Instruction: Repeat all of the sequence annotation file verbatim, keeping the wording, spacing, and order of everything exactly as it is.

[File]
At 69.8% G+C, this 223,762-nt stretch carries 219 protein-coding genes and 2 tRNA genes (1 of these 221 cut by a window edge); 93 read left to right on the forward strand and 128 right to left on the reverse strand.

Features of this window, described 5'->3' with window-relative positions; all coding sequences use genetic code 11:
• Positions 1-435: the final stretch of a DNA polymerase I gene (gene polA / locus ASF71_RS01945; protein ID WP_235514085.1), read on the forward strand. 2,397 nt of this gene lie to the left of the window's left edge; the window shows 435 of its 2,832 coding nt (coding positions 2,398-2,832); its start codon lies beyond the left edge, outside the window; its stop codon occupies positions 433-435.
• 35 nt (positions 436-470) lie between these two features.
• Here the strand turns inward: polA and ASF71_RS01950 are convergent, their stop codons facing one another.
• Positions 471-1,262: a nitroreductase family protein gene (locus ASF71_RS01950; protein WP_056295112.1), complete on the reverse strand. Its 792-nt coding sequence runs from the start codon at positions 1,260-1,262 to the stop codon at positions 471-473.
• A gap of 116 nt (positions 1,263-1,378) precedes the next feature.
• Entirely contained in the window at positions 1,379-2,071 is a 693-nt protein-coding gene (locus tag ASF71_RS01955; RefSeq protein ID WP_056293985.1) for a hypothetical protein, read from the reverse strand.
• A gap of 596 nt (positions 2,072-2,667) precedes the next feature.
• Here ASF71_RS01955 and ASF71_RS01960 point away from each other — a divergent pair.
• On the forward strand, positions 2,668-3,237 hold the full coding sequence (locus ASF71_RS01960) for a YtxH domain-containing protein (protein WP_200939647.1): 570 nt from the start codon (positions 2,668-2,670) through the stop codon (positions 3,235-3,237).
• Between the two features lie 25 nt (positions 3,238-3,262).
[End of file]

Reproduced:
At 69.8% G+C, this 223,762-nt stretch carries 219 protein-coding genes and 2 tRNA genes (1 of these 221 cut by a window edge); 93 read left to right on the forward strand and 128 right to left on the reverse strand.

Features of this window, described 5'->3' with window-relative positions; all coding sequences use genetic code 11:
• Positions 1-435: the final stretch of a DNA polymerase I gene (gene polA / locus ASF71_RS01945; protein ID WP_235514085.1), read on the forward strand. 2,397 nt of this gene lie to the left of the window's left edge; the window shows 435 of its 2,832 coding nt (coding positions 2,398-2,832); its start codon lies beyond the left edge, outside the window; its stop codon occupies positions 433-435.
• 35 nt (positions 436-470) lie between these two features.
• Here the strand turns inward: polA and ASF71_RS01950 are convergent, their stop codons facing one another.
• Positions 471-1,262: a nitroreductase family protein gene (locus ASF71_RS01950; protein WP_056295112.1), complete on the reverse strand. Its 792-nt coding sequence runs from the start codon at positions 1,260-1,262 to the stop codon at positions 471-473.
• A gap of 116 nt (positions 1,263-1,378) precedes the next feature.
• Entirely contained in the window at positions 1,379-2,071 is a 693-nt protein-coding gene (locus tag ASF71_RS01955; RefSeq protein ID WP_056293985.1) for a hypothetical protein, read from the reverse strand.
• A gap of 596 nt (positions 2,072-2,667) precedes the next feature.
• Here ASF71_RS01955 and ASF71_RS01960 point away from each other — a divergent pair.
• On the forward strand, positions 2,668-3,237 hold the full coding sequence (locus ASF71_RS01960) for a YtxH domain-containing protein (protein WP_200939647.1): 570 nt from the start codon (positions 2,668-2,670) through the stop codon (positions 3,235-3,237).
• Between the two features lie 25 nt (positions 3,238-3,262).